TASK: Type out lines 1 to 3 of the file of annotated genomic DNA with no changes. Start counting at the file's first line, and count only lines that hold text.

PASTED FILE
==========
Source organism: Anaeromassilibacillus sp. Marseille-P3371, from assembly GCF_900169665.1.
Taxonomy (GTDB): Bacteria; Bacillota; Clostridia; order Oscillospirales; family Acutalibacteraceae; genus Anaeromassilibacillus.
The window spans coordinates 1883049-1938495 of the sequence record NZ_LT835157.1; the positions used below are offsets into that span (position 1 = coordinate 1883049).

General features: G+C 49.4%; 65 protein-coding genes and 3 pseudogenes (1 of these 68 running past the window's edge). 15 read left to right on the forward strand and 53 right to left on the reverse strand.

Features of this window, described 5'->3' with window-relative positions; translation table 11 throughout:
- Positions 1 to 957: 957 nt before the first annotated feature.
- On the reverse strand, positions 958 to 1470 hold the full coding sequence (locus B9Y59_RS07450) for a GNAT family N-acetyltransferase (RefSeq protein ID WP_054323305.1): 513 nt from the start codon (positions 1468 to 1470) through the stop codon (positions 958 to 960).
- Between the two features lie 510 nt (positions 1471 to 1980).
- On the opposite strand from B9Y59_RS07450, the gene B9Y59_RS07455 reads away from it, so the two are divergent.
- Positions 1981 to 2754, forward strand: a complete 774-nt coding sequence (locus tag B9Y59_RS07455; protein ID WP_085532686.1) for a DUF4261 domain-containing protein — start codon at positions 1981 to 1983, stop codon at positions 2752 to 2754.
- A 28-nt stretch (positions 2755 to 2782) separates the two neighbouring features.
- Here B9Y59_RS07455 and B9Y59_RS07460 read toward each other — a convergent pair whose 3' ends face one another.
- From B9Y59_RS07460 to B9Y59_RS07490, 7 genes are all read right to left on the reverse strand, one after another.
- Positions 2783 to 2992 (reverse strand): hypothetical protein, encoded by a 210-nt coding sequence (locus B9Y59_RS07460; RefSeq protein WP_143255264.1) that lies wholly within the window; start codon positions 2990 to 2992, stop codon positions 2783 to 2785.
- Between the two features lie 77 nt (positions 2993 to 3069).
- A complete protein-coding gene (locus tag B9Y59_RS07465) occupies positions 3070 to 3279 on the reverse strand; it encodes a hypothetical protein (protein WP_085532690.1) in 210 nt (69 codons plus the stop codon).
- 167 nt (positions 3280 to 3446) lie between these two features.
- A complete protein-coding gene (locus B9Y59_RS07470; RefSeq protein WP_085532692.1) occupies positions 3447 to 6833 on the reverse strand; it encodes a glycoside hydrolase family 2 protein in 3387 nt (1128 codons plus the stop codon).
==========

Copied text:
Source organism: Anaeromassilibacillus sp. Marseille-P3371, from assembly GCF_900169665.1.
Taxonomy (GTDB): Bacteria; Bacillota; Clostridia; order Oscillospirales; family Acutalibacteraceae; genus Anaeromassilibacillus.
The window spans coordinates 1883049-1938495 of the sequence record NZ_LT835157.1; the positions used below are offsets into that span (position 1 = coordinate 1883049).